NATIONAL BUREAU OF ECONOMIC RESEARCH
NATIONAL BUREAU OF ECONOMIC RESEARCH

Are Investors Naive About Incentives?

Ulrike Malmendier, Devin Shanthikumar

NBER Working Paper No. 10812
Issued in October 2004
NBER Program(s):   AP

Traditional economic analysis of markets with asymmetric information assumes that uninformed agents account for the incentives of informed agents to distort information. We analyze whether investors in the stock market internalize such incentives. Stock recommendations of security analysts are likely to be biased upwards, particularly if the issuing analyst is affiliated with the underwriter of the recommended stock. Using the NYSE Trades and Quotations database, we find that large (institutional) traders account for the upward bias and exert no abnormal trade reaction to buy recommendations, and significant selling pressure in response to hold recommendations. Small (individual) traders do not account for the upward shift and exert significantly positive pressure for buys and zero pressure for hold recommendations. Moreover, large traders discount positive recommendations from affiliated analysts more than from unaffiliated analysts, while small traders do not distinguish between them. The naive trading behavior of small investors induces negative abnormal portfolio returns.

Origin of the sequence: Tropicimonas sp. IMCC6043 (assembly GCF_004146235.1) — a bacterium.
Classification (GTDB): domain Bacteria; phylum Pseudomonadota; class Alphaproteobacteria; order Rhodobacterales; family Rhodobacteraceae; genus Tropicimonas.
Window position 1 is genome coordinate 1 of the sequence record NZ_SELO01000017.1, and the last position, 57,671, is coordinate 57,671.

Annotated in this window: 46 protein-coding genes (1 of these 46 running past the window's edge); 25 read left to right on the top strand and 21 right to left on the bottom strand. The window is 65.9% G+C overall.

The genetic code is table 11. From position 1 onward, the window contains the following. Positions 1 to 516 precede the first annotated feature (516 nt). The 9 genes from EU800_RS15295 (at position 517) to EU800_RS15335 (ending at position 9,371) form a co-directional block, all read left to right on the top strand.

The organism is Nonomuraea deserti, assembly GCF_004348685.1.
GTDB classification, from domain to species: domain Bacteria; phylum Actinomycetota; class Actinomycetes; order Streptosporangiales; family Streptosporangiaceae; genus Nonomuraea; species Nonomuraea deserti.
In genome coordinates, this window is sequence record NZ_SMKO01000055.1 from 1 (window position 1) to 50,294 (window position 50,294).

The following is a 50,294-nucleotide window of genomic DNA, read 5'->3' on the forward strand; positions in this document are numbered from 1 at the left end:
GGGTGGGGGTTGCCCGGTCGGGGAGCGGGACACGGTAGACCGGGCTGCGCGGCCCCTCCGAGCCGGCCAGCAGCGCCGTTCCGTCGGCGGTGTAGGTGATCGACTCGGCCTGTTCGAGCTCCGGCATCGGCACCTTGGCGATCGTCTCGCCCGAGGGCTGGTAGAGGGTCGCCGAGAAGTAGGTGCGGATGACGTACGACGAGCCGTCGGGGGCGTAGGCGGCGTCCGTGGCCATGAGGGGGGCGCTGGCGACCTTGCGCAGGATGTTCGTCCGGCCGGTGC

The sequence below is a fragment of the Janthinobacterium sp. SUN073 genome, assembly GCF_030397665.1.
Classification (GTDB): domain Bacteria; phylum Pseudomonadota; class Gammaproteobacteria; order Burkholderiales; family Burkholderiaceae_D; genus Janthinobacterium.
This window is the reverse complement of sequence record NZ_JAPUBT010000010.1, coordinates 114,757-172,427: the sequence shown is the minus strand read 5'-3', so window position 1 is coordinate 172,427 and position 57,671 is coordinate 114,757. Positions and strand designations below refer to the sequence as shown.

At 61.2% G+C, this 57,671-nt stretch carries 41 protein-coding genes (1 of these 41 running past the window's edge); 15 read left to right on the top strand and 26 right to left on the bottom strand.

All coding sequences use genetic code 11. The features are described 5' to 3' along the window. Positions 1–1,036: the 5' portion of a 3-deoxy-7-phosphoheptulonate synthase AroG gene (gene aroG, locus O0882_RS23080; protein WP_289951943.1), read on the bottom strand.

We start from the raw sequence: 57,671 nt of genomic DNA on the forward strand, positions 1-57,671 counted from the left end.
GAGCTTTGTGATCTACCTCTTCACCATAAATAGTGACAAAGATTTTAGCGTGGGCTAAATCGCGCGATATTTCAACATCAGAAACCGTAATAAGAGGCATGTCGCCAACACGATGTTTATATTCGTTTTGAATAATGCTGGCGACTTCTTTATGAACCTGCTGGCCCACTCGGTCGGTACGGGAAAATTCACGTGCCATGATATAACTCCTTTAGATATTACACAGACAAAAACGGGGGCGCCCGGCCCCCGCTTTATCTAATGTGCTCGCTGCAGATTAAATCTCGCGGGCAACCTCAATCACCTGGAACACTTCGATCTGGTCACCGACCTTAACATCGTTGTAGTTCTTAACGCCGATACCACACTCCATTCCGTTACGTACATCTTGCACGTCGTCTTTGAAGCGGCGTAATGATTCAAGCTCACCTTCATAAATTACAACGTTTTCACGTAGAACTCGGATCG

download in pdf format
   (561 K)

email paper

This paper is available as PDF (561 K) or via email.

Machine-readable bibliographic record - MARC, RIS, BibTeX

Document Object Identifier (DOI): 10.3386/w10812

Published: Malmendier, Ulrike and Devin Shanthikumar. "Are Small Investors Naïve About Incentives?" Journal of Financial Economics 85, 2 (August 2007): 457-489.

Users who downloaded this paper also downloaded these:
Malmendier and Shanthikumar w13124 Do Security Analysts Speak in Two Tongues?
Ding, Lehrer, Rosenquist, and Audrain-McGovern w12304 The Impact of Poor Health on Education: New Evidence Using Genetic Markers
 
Publications
Activities
Meetings
NBER Videos
Data
People
About

Support
National Bureau of Economic Research, 1050 Massachusetts Ave., Cambridge, MA 02138; 617-868-3900; email: info@nber.org

Contact Us